They make it possible for us to walk, run, and stand. With over two dozen bones, your feet are really a masterpiece of engineering. But sometimes even the best made things have flaws. One common problem is to have flatfeet, or fallen arches.
Flat feet in adults can arise from a variety of causes. Here are the most common. An abnormality that is present from birth, stretched or torn tendons, damage or inflammation of the posterior tibial tendon (PTT), which connects from your lower leg, along your ankle, to the middle of the arch, broken or dislocated bones. Some health conditions, such as rheumatoid arthritis, Nerve problems. Other factors that can increase your risk include obesity, diabetes, ageing and Pregnancy.
Knee/Hip/Back Pain - When the arch collapses in the foot, it triggers a series of compensations up the joint chain, leading to increased stress on the knee, pelvis and low back. Plantar fasciitis - This condition is characterized by heel pain, especially with the first few steps you take. The plantar fascia stretches as the arch falls, putting stress on the heel. Bunions - If you see a bony bump developing at the base of your big toe, you are likely developing a bunion. It may be swollen, red or painful when it rubs against your shoe. A flattened arch spreads the forefoot and causes the big toe to deviate toward the second toe. Shin splints - This term generally refers to pain anywhere along the shinbone. It is typically due to overuse and is aggravated after exercise and activity.
If you notice that your feet are flat, but you?re not really experiencing any pain, then you?re probably okay to go without a visit to the podiatrist (unless, of course, you have a lack of feeling in your foot). You can schedule a hair appointment instead, or maybe see a movie. However, once painful symptoms start to appear, it?s better to skip the hirsute (or cinematic) experience and go see your foot doctor. Your podiatrist will likely make the diagnosis by examining your foot visually, asking about symptoms you may be experiencing, and may test your muscle strength. You may be asked to stand on your toes (in a ballerina pose, if you prefer, although that?s certainly not required), or walk around the examining room, and you may need to show the podiatrist your shoes. He or she may comment on your excellent taste in footwear, but is more likely to check your shoes for signs of wear that may indicate fallen arches. Your podiatrist may recommend X-rays, a CT scan or an MRI in order to get a look at the interior of your foot, although the best diagnosis usually comes from the doctor?s own in-person examination.
What does it mean when you have flat feet?
Non Surgical Treatment
If the condition is not bothering you or preventing you from being mobile, you may not need treatment (depending on your doctor?s diagnosis). Generally, treatment is reserved for those who have additional problems. Still, your doctor will probably recommend a simple treatment plan for your condition. This treatment may include rest and icing the arch, changing footwear, anti-inflammatory medication, using orthotics, over-the-counter medication such as ibuprofen, physical therapy. Corticosteroid injection (usually used in cases of severe pain). If these methods do not relieve symptoms of flat feet, your doctor may recommend surgery to reduce pain and improve the alignment of your bones.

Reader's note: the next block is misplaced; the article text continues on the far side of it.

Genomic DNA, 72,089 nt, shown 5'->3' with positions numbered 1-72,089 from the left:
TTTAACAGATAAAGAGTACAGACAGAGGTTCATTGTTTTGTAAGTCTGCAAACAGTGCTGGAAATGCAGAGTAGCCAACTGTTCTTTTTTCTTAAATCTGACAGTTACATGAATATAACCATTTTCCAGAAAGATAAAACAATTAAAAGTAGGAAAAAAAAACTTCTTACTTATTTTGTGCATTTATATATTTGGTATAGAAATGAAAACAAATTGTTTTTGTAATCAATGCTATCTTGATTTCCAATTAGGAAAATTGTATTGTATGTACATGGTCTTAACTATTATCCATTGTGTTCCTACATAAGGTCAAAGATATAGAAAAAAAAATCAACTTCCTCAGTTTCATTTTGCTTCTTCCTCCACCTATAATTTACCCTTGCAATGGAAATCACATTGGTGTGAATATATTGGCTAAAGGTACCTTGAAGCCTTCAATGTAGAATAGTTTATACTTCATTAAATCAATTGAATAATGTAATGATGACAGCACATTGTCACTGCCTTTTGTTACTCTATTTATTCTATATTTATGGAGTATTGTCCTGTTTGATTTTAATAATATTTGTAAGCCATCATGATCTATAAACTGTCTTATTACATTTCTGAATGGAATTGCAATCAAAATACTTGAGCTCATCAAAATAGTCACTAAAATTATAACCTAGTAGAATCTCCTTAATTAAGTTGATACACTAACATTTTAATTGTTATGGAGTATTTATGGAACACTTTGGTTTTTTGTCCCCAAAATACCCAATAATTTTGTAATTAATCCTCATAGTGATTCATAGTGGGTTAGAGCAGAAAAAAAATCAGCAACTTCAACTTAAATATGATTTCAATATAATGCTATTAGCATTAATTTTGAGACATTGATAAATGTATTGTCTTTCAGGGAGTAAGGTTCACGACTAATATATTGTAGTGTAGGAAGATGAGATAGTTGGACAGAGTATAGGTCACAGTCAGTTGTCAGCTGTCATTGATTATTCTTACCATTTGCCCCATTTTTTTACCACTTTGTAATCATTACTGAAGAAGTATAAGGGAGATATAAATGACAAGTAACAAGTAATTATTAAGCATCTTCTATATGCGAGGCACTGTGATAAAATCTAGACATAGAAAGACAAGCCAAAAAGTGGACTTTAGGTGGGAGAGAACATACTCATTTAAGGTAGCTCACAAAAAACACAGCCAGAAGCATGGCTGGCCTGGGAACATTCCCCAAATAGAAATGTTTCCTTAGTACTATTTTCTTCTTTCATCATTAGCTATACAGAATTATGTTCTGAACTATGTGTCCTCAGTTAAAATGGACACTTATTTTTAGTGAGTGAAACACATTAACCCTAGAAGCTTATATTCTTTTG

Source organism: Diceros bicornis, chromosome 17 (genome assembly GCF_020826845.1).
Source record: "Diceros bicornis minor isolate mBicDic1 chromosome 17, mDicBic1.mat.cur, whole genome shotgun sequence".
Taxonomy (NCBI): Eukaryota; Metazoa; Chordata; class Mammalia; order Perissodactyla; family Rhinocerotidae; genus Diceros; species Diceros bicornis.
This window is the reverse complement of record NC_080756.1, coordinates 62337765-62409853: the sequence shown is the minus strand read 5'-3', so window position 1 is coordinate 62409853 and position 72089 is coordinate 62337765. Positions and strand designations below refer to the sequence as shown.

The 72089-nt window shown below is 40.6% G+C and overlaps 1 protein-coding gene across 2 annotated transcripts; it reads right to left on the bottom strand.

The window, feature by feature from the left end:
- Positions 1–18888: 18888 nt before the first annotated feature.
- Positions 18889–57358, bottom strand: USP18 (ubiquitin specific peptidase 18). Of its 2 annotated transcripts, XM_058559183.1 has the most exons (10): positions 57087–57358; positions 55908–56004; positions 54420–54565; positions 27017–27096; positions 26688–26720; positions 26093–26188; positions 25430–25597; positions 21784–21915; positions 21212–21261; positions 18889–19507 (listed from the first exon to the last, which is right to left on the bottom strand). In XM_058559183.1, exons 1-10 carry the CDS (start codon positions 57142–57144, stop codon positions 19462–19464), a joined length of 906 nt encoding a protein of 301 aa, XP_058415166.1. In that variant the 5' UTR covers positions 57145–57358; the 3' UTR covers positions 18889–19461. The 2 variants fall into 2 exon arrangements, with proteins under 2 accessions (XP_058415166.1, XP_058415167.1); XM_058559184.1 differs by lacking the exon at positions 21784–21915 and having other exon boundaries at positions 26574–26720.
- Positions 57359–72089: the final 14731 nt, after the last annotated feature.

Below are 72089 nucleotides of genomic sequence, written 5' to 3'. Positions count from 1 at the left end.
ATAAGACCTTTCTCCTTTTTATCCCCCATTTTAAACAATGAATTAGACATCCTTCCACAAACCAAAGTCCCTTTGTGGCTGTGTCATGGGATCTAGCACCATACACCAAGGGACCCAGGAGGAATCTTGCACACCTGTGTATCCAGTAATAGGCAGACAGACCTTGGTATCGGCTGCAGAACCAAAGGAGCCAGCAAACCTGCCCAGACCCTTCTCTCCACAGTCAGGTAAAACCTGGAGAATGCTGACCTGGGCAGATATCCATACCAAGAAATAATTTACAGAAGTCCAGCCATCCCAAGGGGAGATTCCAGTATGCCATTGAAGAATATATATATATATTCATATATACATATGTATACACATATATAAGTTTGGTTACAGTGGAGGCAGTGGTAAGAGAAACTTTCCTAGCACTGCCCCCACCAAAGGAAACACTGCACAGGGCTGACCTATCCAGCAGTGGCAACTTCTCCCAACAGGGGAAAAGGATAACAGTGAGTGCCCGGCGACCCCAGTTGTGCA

A better approach is to strengthen the weakened ligaments with Prolotherapy, supplemented by an arch support if the condition has existed for several years. Chronic pain is most commonly due to tendon and ligament weakness, or cartilage deterioration. The safest and most effective natural medicine treatment for repairing tendon, ligament and cartilage damage is Prolotherapy. In simple terms, Prolotherapy stimulates the body to repair painful areas. It does so by inducing a mild inflammatory reaction in the weakened ligaments and cartilage. Since the body heals by inflammation, Prolotherapy stimulates healing. Prolotherapy offers the most curative results in treating chronic pain. It effectively eliminates pain because it attacks the source: the fibro-osseous junction, an area rich in sensory nerves. What?s more, the tissue strengthening and pain relief stimulated by Prolotherapy is permanent.
Orthotic inserts, either prescribed or bought over the counter, can help keep the arches fixed into position, but always wear them as although they support, they don?t strengthen, which is why some experts reccomend avoiding them. Gait analysis at a run specialist can help to diagnose overpronation and flat feet. Most brands produce shoes that will give support and help to limit the negative effects of a poor gait on the rest of the body. Barefoot exercises, such as standing on a towel and making fists with the toes, can help to strengthen the arches. Start easy and build up the reps to avoid cramping. Short barefoot running sessions can help take pressure off the arches by using the natural elasticity of the foot?s tendons to take impact and build strength to help prevent flat feet. These should be done on grass for only a few minutes at a time.